When working with clients, a service provider should always be prepared to handle conflict. Even with clients who are easy to work with, some small conflicts might arise which can slow progress. Significant conflicts threaten the completion and success of a project if not handled in a professional manner.
Assessing Points of Conflict
First, determine if the point of conflict necessitates a full discussion. Some issues which arise with clients are not worth the emotional/mental energy and time to debate. These are often preference items that will not affect the success of the project.
Examples may include a character name or setting you do not like. If it does not negatively impact the story and is simply your preferences not matching, remind yourself that the client’s desire takes precedence and move forward. Arguing will come off as antagonistic and unprofessional.
If the issue is likely to upset the client and will not negatively impact the project if not addressed, accept their preference and proceed to work with their preferences to the best of your ability. This shows respect and validates their ideas.
Examples may include the client having an emotional connection to a story and wanting it told in a specific way, even if that is not how you would typically write it.
Use the Right Nonverbal Cues
This is especially important if you do not have the benefit of face-to-face interactions with a client. Tone and attitude can still be conveyed in written communication and it is important to be aware of how your words are perceived by the client.
Short choppy sentences come off as brusque and formal, and can make a client feel as though they aren’t be spoken to respectfully.
Overly simplistic wording or overexplaining a concept may be perceived as condescending.
Harsh or aggressive words (dislike, absolutely, never, etc.) make the client feel attacked and can disrupt communication. If a client is afraid to speak up for fear of a negative reaction, it is unlikely they will get what they want from a project and may end up dissatisfied.
Focus On Facts
Facts are important when working through conflict. Opinions not backed up by something concrete come off as argumentative.
To be blunt, when writing or designing for a client, your opinion is not as important as your expertise, so lean on your industry knowledge to discuss a difficult situation.
Personal opinion is always slanted by preference, life experience, attitude, etc. Do not rely only on your personal opinion to make suggestions or offer changes to what a client wants.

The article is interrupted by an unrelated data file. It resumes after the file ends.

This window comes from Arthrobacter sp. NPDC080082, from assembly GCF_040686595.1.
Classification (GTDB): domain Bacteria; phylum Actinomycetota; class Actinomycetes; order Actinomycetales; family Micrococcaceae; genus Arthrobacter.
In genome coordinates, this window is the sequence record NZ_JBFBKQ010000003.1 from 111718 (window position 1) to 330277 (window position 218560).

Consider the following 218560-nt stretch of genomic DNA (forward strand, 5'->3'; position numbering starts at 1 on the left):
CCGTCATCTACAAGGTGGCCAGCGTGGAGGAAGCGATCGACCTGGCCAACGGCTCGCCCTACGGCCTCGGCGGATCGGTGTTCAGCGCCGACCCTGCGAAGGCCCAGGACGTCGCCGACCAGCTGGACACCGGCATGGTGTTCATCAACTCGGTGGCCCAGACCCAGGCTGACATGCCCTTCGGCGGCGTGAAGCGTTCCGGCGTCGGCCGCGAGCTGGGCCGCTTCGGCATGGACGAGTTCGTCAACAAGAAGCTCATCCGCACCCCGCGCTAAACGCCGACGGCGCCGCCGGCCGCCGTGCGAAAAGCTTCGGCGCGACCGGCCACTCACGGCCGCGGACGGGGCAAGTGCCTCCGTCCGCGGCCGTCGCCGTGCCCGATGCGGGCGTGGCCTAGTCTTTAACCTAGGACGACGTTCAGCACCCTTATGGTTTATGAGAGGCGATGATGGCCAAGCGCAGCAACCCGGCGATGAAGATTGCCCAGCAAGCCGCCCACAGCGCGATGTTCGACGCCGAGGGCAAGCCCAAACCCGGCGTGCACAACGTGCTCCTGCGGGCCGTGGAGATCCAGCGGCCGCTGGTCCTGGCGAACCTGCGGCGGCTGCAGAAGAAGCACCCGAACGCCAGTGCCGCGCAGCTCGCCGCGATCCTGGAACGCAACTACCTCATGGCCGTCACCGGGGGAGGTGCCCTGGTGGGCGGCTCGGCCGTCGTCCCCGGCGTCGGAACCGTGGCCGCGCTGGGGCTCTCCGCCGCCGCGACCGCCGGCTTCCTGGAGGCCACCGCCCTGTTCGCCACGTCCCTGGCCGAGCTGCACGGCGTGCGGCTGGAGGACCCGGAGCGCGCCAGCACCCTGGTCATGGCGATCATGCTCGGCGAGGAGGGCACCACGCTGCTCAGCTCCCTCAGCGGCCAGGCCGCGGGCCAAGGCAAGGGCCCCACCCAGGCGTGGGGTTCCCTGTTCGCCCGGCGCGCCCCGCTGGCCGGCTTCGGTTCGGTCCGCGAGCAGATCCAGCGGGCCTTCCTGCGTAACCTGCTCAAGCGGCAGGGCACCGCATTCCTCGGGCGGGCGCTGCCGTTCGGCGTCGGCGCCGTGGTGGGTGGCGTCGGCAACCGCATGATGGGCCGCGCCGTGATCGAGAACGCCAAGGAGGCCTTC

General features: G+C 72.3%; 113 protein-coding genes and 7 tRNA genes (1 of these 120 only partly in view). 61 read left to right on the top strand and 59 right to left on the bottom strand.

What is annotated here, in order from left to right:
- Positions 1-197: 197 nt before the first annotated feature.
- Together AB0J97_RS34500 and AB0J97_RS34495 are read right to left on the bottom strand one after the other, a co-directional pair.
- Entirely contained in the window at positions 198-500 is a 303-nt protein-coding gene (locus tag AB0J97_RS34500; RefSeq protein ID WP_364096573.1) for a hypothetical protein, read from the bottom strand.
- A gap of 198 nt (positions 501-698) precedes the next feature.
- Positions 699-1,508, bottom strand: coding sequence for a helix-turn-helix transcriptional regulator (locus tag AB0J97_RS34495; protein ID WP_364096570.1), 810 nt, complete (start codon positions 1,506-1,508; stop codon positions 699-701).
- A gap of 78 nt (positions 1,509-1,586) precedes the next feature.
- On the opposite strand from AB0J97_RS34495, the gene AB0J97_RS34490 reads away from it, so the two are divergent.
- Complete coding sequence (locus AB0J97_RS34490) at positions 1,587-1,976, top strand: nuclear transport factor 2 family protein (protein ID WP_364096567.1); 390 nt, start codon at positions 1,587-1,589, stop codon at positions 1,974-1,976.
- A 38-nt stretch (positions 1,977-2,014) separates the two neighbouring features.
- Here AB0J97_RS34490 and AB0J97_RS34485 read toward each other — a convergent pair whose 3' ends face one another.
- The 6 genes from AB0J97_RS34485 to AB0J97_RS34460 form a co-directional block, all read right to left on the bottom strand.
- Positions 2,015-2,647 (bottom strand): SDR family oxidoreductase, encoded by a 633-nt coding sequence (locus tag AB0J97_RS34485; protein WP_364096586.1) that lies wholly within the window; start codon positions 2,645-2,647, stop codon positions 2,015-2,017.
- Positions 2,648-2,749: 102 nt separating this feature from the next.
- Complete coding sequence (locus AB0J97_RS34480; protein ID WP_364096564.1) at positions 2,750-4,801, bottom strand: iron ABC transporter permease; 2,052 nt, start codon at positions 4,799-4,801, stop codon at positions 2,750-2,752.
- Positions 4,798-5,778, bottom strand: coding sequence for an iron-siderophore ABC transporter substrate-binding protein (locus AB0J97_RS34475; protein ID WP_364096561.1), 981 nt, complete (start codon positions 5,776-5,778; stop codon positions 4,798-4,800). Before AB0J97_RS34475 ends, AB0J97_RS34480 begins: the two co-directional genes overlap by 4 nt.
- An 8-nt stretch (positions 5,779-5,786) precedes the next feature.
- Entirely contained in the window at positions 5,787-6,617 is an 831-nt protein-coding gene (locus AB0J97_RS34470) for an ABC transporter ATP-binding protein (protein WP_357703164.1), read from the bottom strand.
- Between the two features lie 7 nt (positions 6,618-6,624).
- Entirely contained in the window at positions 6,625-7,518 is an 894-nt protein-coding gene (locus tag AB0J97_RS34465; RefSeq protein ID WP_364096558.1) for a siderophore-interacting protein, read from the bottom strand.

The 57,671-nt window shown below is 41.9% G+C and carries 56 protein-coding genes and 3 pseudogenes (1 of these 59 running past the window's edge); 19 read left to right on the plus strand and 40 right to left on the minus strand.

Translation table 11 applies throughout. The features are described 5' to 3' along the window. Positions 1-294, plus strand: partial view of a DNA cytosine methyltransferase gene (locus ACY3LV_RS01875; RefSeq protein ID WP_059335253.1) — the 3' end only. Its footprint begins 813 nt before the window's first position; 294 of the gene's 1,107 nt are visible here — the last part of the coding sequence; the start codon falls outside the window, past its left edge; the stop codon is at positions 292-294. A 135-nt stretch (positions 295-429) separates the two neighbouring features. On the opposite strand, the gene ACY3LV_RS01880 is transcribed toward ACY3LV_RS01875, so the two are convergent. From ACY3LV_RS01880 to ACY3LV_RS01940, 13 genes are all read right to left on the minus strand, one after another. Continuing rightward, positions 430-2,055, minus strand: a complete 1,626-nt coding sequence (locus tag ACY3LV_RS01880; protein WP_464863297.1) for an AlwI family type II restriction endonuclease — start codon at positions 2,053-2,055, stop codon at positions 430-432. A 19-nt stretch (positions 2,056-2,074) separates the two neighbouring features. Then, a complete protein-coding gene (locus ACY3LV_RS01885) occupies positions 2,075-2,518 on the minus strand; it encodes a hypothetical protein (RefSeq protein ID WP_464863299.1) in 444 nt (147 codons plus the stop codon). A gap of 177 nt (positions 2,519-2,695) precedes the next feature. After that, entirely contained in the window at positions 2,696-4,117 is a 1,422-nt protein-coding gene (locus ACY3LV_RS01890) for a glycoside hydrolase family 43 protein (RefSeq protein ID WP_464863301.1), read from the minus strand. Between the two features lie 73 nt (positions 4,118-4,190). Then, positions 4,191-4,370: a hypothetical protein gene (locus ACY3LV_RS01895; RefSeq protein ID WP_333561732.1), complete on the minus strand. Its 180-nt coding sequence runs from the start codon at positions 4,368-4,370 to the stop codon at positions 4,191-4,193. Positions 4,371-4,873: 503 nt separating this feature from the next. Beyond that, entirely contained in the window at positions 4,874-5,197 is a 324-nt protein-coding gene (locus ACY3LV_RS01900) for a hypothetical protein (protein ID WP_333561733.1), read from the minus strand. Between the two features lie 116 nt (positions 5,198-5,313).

Instead, use facts and writing or design experience to back up suggestions or persuade the client to make a change you believe is necessary to the project’s success.
Some examples include: Retailers bury “taboo” subjects in the rankings, alpha behavior and abusive behavior are not the same thing and there are clear distinctions in many genre conventions, and an ending that doesn’t answer all pertinent questions will disappoint readers.
Ask for Client Input
Before attempting to change a client’s mind or offer advice contrary to what he or she wants, ask for their input or to explain the reason or motivation behind a specific preference.
Clients who feel unheard or dismissed will find a new companies to work with. Do not downplay a client’s concerns or opinions. Address them directly and thoroughly so she knows she is being heard and that her opinion matters.
If you have a differing viewpoint, explain why what he wants may hurt the project in polite, but clear terms backed up by logical reasoning and industry standards.
Ask open-ended questions that are nonjudgmental when requesting clarification or reasoning for what the client wants. Don’t jump to defend your point of view. Listen first and, if needed, provide factual background information.
Choose Words Mindfully
Certain words often trigger defensiveness or mistrust.
- “But” insinuates an argument is coming
- “I” language makes the client feel like you aren’t listening and are more focused on yourself and what you want
- “No” makes the client feel like she is wrong
Other words inspire cooperation and positivity
- “And” instead of “but” acknowledges you are aware of both the client’s and your concerns and that you are considering how to address both
- Focusing on the client’s needs makes him feel listened to and respected
- “My concern is” instead of “No” tells the client you are aware of her wants, but your expertise suggests there are better options
Focus on the Goal
The end goal is producing a high-quality book, copy, or design that will engage readers and sell successfully. Any time there is an issue with a project, keep yourself and the client focused on the end goal and finding solutions to problems.
True problems are those that will negatively impact the project. Differences in preference or opinion on issues that will not affect the end goal should not impede progress.
When you use your expert knowledge to communicate to the client why something he wants will hurt the end product, it refocuses him on the end goal rather than winning a particular argument.
How you are impacted by the overall process of completing a client project should not be the focus in conflict resolution. The client’s satisfaction is the priority.
The client hired you to complete a project for him or her. It is ultimately the client’s product and he or she wants it to be the best it can be, but may not have the ability, time, or skill to produce it without help. Your purpose as a service provider is to meet the client’s expectations and deliver a high quality product.
The difference in skill or understanding between client and provider is often the root cause of conflict in working with clients. When the client can better understand the process, research, and technique involved, it will not only build trust, it will help avoid future conflicts.